We spent the night in the temple on its dusty wooden floor, surrounded by a litter of broken roof tiles and with moonlight flooding in through the holes above us. Lily held me close, perhaps to make up for nearly killing me earlier, perhaps because it was the only way she could sleep. I lay there for an hour or so longer gazing at her skin’s whiteness and wondering, amongst other things, whether she ever dreamed. If she’d possessed a heartbeat, its soft rhythm might have calmed me, but she was as cold and silent as the deep space that she called home.
It was not long before dawn when I woke suddenly to find the pair of eyes I had seen earlier looking in on me. The misshapen creature to which they belonged seemed at variance with their sad beauty.
As I sat up, I glanced warily at Lily’s sleeping form and the gun at her side.
“Don’t worry,” the thing said, in a soft voice that was also incongruous. “She can’t hear us.”
It snapped a pair of bony fingers and I noticed that a leaf drifting down from the roof had stopped motionless a few feet above the floor.
Outside the temple, a shower of rain drops, loosened from an overhanging branch, hung motionless in mid-air like a suspended necklace of diamonds. The creature gazed at it sadly.
“You would really end all of this?” it asked, gesturing to the surrounding forest and wider world.
“Yes, if that’s what it takes,” I replied stubbornly.
“But don’t you love your home?”
“I hate the angeli more.”
I found no judgement in its voice, just a sigh that seemed to linger on the early morning mists. It pointed up to the heavens and a bright star there that I hadn’t noticed before.
“They call that ‘Wormwood’. Do you understand now?”
“The sign of the last days?”
“Yes. Whether you complete your task or not, it will be completed for you.”
I turned to look at it more closely. “Just who are you exactly? What do you want with me?”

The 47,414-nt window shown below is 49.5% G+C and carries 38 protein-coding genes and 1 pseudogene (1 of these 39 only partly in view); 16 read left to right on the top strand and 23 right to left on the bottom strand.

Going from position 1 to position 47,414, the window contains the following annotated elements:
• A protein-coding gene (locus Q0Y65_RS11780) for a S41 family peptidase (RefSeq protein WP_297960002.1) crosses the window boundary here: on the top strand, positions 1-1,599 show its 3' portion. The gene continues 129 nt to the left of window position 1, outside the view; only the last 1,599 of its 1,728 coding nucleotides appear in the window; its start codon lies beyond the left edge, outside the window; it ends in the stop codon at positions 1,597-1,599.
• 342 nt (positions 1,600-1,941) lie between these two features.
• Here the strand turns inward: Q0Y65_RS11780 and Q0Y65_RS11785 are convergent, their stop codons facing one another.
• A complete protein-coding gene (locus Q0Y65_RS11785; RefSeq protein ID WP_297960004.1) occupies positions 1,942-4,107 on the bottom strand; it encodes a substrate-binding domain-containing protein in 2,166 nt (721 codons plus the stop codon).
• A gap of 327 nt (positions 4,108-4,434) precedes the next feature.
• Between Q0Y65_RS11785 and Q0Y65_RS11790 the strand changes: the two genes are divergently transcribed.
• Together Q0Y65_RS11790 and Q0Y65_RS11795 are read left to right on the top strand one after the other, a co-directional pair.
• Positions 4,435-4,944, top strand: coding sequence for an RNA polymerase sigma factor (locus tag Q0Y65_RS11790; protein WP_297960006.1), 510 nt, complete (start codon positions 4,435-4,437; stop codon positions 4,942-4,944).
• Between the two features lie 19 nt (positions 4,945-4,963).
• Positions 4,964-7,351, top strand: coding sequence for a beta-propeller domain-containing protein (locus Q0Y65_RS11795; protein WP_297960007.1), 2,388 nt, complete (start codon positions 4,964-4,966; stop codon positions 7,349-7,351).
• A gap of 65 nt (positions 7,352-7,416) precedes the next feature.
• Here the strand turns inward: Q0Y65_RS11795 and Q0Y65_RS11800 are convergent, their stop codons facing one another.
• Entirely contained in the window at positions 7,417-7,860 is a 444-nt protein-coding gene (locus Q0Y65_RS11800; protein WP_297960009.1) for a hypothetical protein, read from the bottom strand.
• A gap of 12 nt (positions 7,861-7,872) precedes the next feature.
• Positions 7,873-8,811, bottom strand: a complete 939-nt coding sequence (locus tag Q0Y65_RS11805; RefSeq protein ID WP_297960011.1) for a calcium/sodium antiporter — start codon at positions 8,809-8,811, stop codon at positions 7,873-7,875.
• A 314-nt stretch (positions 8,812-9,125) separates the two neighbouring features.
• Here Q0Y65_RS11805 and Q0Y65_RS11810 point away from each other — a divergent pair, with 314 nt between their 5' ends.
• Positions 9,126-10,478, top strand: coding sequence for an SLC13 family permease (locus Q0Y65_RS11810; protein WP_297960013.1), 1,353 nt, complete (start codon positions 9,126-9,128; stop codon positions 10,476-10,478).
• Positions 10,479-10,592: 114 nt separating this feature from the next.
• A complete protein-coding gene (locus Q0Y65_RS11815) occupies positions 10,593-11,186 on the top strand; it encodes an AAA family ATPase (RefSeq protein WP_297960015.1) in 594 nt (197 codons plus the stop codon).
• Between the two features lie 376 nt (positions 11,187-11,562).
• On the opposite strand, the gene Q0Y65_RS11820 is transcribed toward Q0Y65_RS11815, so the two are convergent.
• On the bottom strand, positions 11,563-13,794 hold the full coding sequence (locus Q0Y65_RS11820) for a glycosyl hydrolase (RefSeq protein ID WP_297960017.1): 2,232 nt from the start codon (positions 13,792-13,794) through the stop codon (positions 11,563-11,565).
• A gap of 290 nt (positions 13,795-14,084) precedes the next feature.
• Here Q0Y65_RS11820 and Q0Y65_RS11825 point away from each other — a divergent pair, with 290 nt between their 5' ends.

The creature shrugged its misshapen form. “The beautiful creatures they call ‘angels’ here are false – you understand this and they hunt you. But some of us are genuine. They once used to call me Uriel – God’s light and the bringer of destiny.”
“Yes, we’re not quite so good looking, I’m afraid.”
As time stood still under those stars, my head felt clearer than it had for years. I reached out to one of the hanging raindrops but found it to be rock-hard and immovable, as if nailed to the air. Then Uriel waved a hand, the drops fell to the ground and we were back in the world again.
I was about to ask another question when there was a loud crack and an aftershock that threw me to the ground. I looked up to see Lily standing in the temple doorway, her gun raised and smoking. She fired a second time but Uriel still stood there, unmoved. Then a dark stain slowly spread across his chest and he fixed me with his sad eyes one last time before fading into darkness.
“Why did you…?” I began in fury, but stopped when I saw the barrel now trained on me. We remained motionless, each one willing the other to make an end.
“You know what I am,” she said bitterly. “Don’t expect me to be anything better.”
She turned away and set about packing our bags. “Get a move on. It’s nearly sunrise and they’ll be hunting for us.”
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